Zandile Khumalo, singer Kelly Khumalo’s sister, has taken the stand as a new state witness in the Senzo Meyiwa murder trial on Thursday. This comes after she unsuccessfully sought to have the live broadcast of her testimony banned.
Judge Tshifiwa Maumela ruled that the media will be permitted to broadcast her testimony live by means of audio, without showing her face, just as was the case with the two previous witnesses, Tumelo Madlala and Mthokozisi Thwala.
After a slight delay, Khumalo walked in dressed in black, spotting a golden-tainted hair. Speaking in Zulu, Khumalo says, she has chosen not to appeal the judgment by the court because she didn’t want to delay the case any further and she wanted justice to be served for Meyiwa.
‘Issues of safety and privacy’
On Monday, the state brought an application on behalf of their next witness – who was in the house the night former Orlando Pirates goalkeeper Senzo Meyiwa was shot and killed – seeking a complete ban on the live broadcast of her evidence in court via audio and visuals.
Delivering the much-anticipated judgment on Thursday morning, Judge Maumela says the witness had only raised issues of safety and privacy, among others, through the state but did not provide any evidence to show the court that she would be prejudiced if her testimony would be carried out live.
“Up till now, this court does not know which peril the witness faces if she testifies (with the live audio broadcast of her testimony),” explains Maumela.
Highlighting the magnitude of the interest in the case, locally and internationally, the judge says the witness’s right should be pitted against the rights all of other people.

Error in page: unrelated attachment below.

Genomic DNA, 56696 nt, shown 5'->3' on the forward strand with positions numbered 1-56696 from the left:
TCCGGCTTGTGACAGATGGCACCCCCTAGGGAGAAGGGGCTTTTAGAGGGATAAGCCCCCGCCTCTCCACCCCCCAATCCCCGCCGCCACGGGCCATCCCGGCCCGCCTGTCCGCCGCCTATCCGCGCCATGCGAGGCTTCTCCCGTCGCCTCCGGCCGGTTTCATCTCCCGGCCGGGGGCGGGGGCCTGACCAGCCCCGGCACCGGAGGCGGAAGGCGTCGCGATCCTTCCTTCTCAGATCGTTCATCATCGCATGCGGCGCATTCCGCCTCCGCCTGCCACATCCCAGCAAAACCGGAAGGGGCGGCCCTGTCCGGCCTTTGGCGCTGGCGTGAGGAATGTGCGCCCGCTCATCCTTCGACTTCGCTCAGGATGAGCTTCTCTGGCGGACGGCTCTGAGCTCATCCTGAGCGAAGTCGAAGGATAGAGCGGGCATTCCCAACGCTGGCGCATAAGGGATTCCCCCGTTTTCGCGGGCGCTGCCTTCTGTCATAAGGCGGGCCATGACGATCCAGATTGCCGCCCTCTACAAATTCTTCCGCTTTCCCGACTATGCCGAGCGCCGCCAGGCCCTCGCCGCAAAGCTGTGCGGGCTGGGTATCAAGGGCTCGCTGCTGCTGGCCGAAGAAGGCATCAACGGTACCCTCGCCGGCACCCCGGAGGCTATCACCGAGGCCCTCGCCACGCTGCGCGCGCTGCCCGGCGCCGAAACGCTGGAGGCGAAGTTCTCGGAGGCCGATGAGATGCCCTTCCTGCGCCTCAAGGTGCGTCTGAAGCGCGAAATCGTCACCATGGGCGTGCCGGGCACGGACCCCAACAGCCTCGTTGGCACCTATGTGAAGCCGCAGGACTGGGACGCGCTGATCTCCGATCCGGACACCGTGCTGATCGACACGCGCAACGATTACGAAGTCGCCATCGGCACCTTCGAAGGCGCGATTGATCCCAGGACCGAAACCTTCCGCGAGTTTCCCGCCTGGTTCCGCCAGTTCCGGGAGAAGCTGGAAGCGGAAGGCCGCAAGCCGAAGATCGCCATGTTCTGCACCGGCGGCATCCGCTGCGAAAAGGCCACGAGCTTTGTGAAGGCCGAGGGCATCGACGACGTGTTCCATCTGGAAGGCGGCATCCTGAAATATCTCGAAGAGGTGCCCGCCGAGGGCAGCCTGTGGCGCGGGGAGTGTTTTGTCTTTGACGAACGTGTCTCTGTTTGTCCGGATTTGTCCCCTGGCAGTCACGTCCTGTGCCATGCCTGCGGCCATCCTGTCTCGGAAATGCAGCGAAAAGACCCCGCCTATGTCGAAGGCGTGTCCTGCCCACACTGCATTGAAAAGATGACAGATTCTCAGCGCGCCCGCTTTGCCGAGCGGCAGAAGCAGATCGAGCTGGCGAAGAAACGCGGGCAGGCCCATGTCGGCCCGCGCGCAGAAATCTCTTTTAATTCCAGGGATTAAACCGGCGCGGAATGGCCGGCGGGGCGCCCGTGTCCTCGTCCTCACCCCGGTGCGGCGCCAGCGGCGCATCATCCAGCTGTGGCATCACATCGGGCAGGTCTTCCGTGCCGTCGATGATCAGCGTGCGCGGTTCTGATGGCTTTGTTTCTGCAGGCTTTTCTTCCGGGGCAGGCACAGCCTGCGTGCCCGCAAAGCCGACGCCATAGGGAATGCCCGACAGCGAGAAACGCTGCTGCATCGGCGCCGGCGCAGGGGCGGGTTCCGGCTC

“There has to be a firm understanding that the proceedings in this case are about the murder of the late Senzo Meyiwa, which affected those who hold him dearly, including the family, and the fans of Orlando Pirates,” says Maumela.
On Wednesday, Advocate Zandile Mshololo argued that granting the application to ban the live broadcast of the witness’s testimony, would affect the constitutional rights of the society which need to have direct access to the court.
“If the audio recording is not granted, then the public will get what is referred to as secondhand information from the few journalists who would be lucky to sit in this court and that information is liable to be inaccurate because they would be relying on the understanding of the reporters,” says Mshololo.
“The constitutional right of the society to have direct access to the court would be affected.”
Judge has noted this, saying “It is the argument of the defense in this case that where restrictions are put in place, which limit the measure of access to information, this may result in a negative image being attached to the criminal justice.”
In 2020, Muzi Sibiya, Bongani Sandiso Ntanzi, Mthobisi Prince Mncube, Mthokoziseni Ziphozonke Maphisa, and Fisokuhle Ntuli were charged with Meyiwa’s murder, attempted murder of other witnesses, robbery with aggravating circumstances, unlawful possession of a firearm, and possession of ammunition.
They have pleaded not guilty to the charges.
It is the state’s case that on the night of 26 October 2014, two intruders allegedly stormed into Kelly Khumalo’s mother, Gladness’ house in Vosloorus where Meyiwa, Madlala, Gladness, Kelly, Zandi Khumalo, Longwe Twala, and Mthokozisi Thwala were sitting in the lounge watching TV. The alleged first intruder, who was short, had a hat on, had dreadlocks, and armed with a gun, is said to have demanded cellphones and money. This was moments before he was pushed over by Longwe Twala as he (Longwe) ran out of the house just before a commotion ensued in the house in the presence of the second alleged intruder before a shot that killed Meyiwa went off.
Original Story by www.sabcnews.com
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